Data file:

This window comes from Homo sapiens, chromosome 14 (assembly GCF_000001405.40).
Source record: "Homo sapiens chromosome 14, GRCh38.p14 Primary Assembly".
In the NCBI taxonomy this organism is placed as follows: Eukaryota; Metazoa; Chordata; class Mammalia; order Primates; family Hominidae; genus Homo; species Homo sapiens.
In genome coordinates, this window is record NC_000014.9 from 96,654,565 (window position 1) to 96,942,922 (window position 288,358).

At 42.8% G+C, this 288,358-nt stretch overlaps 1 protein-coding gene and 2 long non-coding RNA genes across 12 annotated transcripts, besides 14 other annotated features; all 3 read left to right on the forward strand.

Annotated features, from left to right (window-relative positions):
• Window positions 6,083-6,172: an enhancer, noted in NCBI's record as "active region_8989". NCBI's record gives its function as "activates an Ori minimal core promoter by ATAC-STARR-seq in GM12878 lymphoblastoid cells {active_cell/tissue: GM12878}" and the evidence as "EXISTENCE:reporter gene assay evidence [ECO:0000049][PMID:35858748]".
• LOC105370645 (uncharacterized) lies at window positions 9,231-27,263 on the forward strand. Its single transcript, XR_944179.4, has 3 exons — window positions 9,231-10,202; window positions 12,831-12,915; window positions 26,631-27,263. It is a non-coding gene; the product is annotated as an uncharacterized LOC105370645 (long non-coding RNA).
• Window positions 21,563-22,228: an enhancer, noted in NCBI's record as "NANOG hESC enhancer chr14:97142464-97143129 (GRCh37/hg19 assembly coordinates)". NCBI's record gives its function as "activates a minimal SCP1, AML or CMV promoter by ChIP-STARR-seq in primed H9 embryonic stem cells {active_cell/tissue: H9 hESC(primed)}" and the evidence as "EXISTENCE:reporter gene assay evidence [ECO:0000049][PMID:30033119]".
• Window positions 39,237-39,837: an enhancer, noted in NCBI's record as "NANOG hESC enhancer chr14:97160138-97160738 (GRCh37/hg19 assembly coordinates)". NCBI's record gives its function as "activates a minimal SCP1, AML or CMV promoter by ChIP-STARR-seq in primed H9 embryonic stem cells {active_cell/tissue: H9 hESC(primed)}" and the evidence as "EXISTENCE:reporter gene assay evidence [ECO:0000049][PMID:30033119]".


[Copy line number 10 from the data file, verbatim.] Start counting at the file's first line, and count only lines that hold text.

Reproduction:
• Window positions 39,237-39,837: an enhancer, noted in NCBI's record as "NANOG hESC enhancer chr14:97160138-97160738 (GRCh37/hg19 assembly coordinates)". NCBI's record gives its function as "activates a minimal SCP1, AML or CMV promoter by ChIP-STARR-seq in primed H9 embryonic stem cells {active_cell/tissue: H9 hESC(primed)}" and the evidence as "EXISTENCE:reporter gene assay evidence [ECO:0000049][PMID:30033119]".